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Lilies are Toxic to Cats

Roses are red, Violets are blue, Some plants are toxic, So they might kill you…

At least if you eat them, which our cats might do.  Sure, we often see our cats chewing on plants, many of which may be harmless, or just cause some stomach upset.  But there are many other indoor and outdoor plants that may be quite harmful if ingested.  To minimize the potential for toxicity, it is best to be identify the type of plants inside or outside your home that your pet may have access to.  Local nurseries can help with identification, and the ASPCA Plant Identification site can be useful too.  http://www.aspca.org/pet-care/animal-poison-control/toxic-and-non-toxic-plants 
Eliminating exposure to anything potentially toxic is recommended.

However, especially around the holidays, new plants or flowers may be brought into the home.  These may be especially interesting to our pets, and care must be taken, as some plants can be extremely harmful.

One type of plant in particular that people should be aware of is Lily species  in cats.  All parts of these plants can be extremely toxic.  All species of Lilium  (true lilies) and Hemerocallis (day lilies) cause concern for potential kidney toxicity in cats.  Very small amounts  such as the pollen groomed off fur, or only part of 1 flower, can result in fatal complications in some cases.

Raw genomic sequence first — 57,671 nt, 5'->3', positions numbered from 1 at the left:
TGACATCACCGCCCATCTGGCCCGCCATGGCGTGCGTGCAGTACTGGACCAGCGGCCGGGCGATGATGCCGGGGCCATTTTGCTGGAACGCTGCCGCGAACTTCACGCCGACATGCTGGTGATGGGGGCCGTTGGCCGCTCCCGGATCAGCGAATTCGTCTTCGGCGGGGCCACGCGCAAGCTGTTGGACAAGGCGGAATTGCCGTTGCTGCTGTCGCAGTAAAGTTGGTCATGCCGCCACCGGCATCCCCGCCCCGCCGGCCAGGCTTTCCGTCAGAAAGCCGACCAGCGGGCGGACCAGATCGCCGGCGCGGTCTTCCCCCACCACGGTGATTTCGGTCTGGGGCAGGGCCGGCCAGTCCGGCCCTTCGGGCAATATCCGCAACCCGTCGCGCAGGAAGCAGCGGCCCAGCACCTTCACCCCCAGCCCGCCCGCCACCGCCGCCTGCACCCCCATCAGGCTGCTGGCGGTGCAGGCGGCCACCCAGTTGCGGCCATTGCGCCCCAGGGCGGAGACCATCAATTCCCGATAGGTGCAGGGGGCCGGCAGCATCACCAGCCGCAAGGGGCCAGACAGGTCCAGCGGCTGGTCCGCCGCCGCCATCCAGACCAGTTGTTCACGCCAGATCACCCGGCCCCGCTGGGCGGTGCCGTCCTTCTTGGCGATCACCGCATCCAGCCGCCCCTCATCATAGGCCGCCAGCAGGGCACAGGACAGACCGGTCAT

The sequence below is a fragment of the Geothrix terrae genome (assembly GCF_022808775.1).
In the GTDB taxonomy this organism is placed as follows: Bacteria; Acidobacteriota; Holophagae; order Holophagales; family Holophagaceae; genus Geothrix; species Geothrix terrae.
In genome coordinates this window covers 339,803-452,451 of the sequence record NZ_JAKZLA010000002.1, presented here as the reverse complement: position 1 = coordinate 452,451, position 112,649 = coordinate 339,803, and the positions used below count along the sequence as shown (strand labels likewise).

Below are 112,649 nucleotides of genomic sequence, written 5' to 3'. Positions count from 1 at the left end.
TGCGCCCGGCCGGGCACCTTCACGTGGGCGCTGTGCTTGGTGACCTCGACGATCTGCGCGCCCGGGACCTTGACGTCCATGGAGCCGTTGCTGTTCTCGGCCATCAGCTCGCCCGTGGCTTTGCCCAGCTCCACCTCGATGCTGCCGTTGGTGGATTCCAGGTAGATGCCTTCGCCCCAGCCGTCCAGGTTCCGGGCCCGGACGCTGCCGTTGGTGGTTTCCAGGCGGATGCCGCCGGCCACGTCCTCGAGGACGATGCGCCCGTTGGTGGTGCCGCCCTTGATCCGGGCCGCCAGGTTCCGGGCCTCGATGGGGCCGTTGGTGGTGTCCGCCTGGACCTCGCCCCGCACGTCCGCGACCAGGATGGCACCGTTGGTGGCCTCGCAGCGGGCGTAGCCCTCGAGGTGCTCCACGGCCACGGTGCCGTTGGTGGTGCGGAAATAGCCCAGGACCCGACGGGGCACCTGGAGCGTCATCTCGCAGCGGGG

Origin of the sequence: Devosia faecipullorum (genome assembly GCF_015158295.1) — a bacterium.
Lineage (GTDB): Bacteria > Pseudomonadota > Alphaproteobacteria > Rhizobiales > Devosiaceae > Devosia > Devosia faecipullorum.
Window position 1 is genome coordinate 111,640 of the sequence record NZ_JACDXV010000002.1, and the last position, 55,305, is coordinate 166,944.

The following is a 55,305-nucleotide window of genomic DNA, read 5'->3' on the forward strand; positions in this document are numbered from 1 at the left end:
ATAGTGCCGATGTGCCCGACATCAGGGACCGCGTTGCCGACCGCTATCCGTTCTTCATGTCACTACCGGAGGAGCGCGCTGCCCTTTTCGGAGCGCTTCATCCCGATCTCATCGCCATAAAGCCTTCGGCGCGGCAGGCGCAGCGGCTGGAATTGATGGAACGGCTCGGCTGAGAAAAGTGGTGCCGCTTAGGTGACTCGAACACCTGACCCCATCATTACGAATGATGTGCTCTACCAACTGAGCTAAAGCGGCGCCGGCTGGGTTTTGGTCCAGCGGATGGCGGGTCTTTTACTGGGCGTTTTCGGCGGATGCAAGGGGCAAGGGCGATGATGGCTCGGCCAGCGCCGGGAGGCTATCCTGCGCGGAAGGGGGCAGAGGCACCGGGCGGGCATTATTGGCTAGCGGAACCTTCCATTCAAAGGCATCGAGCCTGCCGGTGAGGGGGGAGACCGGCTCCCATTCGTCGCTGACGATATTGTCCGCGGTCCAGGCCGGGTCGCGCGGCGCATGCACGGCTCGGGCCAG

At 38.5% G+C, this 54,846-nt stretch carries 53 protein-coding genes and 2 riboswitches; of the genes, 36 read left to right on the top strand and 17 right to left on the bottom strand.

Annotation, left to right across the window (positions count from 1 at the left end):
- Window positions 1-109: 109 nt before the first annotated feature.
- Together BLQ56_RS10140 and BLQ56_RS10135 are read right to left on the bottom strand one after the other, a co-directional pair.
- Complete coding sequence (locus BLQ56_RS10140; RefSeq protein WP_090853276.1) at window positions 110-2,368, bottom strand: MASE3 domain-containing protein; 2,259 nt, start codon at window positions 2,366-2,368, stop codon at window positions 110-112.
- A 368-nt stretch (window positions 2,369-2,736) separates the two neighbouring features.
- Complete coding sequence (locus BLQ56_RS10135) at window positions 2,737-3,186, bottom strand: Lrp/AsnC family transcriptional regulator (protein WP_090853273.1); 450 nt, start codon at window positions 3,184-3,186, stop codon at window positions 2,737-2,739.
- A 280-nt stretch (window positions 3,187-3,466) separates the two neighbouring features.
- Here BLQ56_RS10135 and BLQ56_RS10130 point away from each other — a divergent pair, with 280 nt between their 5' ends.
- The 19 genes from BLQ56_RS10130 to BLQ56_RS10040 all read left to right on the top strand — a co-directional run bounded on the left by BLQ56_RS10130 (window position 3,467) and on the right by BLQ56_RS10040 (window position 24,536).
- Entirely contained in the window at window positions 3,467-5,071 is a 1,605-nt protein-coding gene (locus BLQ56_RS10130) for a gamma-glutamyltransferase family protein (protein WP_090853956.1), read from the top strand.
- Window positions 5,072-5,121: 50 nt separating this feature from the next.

Clinical signs can vary, but often start with excessive salivation, vomiting, and depression within minutes to hours after ingestion.  Subsequent signs may include increased urination transiently, followed by decreased urination as the kidneys shut down.  This kidney failure results in changes that cause progressive deterioration and death when untreated.

However, treatment with successful outcomes may be possible in some cases, especially when initiated early.  Evaluation of your cat by your veterinarian or an Emergency Clinic Silicon Valley Veterinary Specialists immediately is imperative.  Removal of the plant material, usually through inducing vomiting, is important if the ingestion was recent.  Activated charcoal may also be used to minimize absorption of toxin.  Continuous IV fluids at a 24 hour facility can be an essential component of treating these patients.  Once the disease advances to anuria (no urine output), traditional therapies are unlikely to be successful.  Dialysis (hemodialysis, peritoneal dialysis) may need to be considered as the only remaining options, although prognosis may remain guarded to poor.

So – as Easter approaches, please keep lilies away from your cats.


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